...watch out multiple point of view, Idon't know, use as few as possible. You don't want to confuse people, it canget frustrating. So I really felt like I was going out on a limb using so many,but it was also such a great way to when there were so many secrets goingon, it was a great way to let the reader in on some of those secrets whenall the other characters didn't know. And so, but it was not planned. I Iknew I had kind of sunday Danny and Caleb, but then they're just seeingthese really cool opportunities to bring in some other characters just fora chapter or two to give even more insight to what's going on there? Yeah,they were great, great observers. Did you have a favorite out of all thepeople that you developed? Um I don't know if I, I will say that probably themost fun was Jackie for some reason, the younger brother, I would like toactually spend more time with him. There were just so many people can onlydo so much, but he just has kind of a neat edge to his voice that was justkind of fun to write. But there was something I really did love about eachof them really and I kind of look forward to spending time with each ofthem for the most part Yeah, we can occur, we can occur. So let's take aminute to talk about the origin of your setting because we begin in Los Angelesand we feel that frenetic pace and sunday's kind of frenetic life andsunday is coming undone. But the majority of the book takes place in newyork city and I want you to talk about that choice. You were born in your inbend Oregon right now. Right, Yes, but you but you grew up in new york, sotalk to us about the setting and choosing it and then we're definitelygoing to talk about the pub. Okay, I did, I was born in the Bronx, but grewup for the most part, on the Upper east side of Manhattan, my parents weresuperintendent of a building, which is how we could afford to live there. Butand and that's so I knew that world, I have family from out Long Island andthroughout the boroughs and up into Westchester and I knew that I wanted itto be in new york because that's that's the world I knew and and and I wanted atown, I wanted to be close to the city, but small enough that it would haveappealed to the Brennan parents when they first were looking for kind of asmall town, close knit community after coming over from Ireland. So that's howI landed on the town west manner, which is kind of loosely based on Briarcliffmanor, just in terms of location. But I sort of had to, I felt like I had totake a few liberties with the history and so I went with west manner, but butclose to the city, but still kind of a small, small, quaint town. So that'show I landed on that location. Uh, and it did seem that when sunday left thefamily, what could be so polar opposite of that really would be the other coastand a big sprawling city like L. A. Just to kind of contrast where she camefrom and where she was headed back to. So, so talk to me a little bit aboutthe pub, which is one of my favorite parts of the novel, it is said to readthe story unfolds and is set in and constantly kind of taps back to thispub and the trouble it gets in and the things that have happened in the puband you truly nailed the atmosphere in particular. So, I want you to talk tous a little bit about that. Well, I, I love a good irish pub and Ihad all right. And I've had family members particularly in Ireland thatowned a couple or still do. And I know that they're kind of part of the family,even if maybe just one couple or one...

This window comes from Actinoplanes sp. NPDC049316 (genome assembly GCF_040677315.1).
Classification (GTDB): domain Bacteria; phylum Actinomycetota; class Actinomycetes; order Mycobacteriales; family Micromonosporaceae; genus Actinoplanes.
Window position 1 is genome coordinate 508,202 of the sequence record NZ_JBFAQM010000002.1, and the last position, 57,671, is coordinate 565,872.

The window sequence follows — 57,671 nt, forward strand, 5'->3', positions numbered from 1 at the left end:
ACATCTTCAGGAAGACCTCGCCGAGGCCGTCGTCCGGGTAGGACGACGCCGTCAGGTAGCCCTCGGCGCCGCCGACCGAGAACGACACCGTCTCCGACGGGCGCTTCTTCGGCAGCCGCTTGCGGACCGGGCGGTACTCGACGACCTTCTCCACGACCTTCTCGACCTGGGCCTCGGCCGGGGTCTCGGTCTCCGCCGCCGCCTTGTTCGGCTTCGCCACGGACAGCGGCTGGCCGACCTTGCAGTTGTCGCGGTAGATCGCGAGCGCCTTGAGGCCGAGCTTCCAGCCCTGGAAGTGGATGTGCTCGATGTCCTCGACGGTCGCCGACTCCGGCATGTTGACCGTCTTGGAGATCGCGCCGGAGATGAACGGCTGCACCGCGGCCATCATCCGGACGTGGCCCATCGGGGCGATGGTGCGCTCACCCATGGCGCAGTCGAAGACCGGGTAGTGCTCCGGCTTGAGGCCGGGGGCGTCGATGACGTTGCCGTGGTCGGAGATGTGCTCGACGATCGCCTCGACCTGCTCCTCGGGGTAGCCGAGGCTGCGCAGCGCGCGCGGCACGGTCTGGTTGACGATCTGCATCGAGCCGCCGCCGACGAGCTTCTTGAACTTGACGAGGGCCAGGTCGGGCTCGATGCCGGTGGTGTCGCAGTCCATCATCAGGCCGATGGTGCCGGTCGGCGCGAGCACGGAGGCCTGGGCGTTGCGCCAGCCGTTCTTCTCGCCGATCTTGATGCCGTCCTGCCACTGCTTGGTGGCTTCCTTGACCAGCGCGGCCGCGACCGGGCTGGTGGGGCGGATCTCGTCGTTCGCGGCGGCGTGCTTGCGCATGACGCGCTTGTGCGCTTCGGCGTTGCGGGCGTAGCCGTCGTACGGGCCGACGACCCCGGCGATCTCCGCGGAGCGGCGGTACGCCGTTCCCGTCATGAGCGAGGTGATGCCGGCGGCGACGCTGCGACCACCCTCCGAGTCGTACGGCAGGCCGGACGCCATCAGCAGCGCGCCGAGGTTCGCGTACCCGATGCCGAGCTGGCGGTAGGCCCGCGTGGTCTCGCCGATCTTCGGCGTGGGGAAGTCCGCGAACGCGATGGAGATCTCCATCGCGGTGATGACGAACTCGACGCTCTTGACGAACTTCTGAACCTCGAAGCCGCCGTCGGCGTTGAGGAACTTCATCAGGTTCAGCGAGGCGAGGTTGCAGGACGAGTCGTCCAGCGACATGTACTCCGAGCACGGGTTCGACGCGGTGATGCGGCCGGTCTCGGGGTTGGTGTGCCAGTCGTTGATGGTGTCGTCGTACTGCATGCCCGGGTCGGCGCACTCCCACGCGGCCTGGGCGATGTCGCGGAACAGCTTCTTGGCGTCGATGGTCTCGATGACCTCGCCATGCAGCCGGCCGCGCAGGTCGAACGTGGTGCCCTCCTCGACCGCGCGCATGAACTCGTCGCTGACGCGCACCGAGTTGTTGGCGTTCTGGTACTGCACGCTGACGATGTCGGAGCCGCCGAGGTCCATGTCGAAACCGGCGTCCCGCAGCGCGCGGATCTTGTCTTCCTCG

...man or whoever owns the it's everyone'sinvolved in, everyone spends time there and it's sort of a family businessreally. And I just love that feeling. It just is akin to being part of thatbig sort of clan, you know, that's bigger than you and um, so that's, itjust seems so natural that Danny would own this pub and that the family wouldbe really involved in it and that they would in fact spent a whole lot of timethere. That's awesome. I have a little follow up. You have such a huge familythat you talked about our any of them thinking that they are the people thatyou were writing about in your book. I don't think so. I especially with thebook coming out lately, I've wondered about that and I did draw on some namesfrom people from my family that uh just because the name seems so perfect, butit's not because so I'm worried that some people are gonna wait a second,but I think they're all different enough that I don't think anyone willget caught up in that to be honest, but we have yet to see more secrets couldcome out. Yeah, exactly. Your secret, your sequel can be, we are the firstcousins all 55. Yeah, I feel like even just with voices in the novel, evenJackie probably has his own story, even you know, kale, they each could sproutoff. You gave them so much depth and background that I think all of themcould have their own story. Thank you. Yeah, that's one thing I worried aboutwas uh rushing just because there were so many, so you know, I wanted to givethe full picture, but only had so much space and so I'm glad it it feels likethey each had their own little uh story going on, that little going on. They'vegot big stories going on before we end. I have one last question I really amcurious about and that is back to theme. I know that you talked about thestaying power of shame and then you saw that theme emerge. But another and youwent into the story with that, which is really interesting because a lot oftimes themes don't, for me don't always show their faces till about halfwaythrough. And so that you went in with that is so interesting. But anothertheme that really emerged for me was the idea of being drawn home again. Ithappens to so many of us and hopefully it will happen to my kids who are out,you know, doing their thing to be drawn back home, come on, come back home. ButI wondered if that was originally part of the origin of this story or if thattheme of coming home kind of bubbled up while you were writing it. Itdefinitely was not, I guess I knew that she was going to be coming back home,but it wasn't really a theme in my mind at first. And I kind of there are a bitof a throwback that Brennan's because nowadays, so often, you know, you growup, you go somewhere, your siblings go somewhere else, your parents may end upsome in a different place. And so the fact that they're all sort of backtogether is it's unusual, but it definitely was not my idea going inthat's just kind of emerged as I went really and I can't I can't see a newshame was going to be huge going in, but I knew it would play into itbecause frankly, it's just such a big part of the catholic culture for somepeople, not everybody's experience. But yeah, yeah, that speaks speaks well ofyour writing prowess to develop it as you go along. How much more shame can Iput in here? No. Uh what else can I do...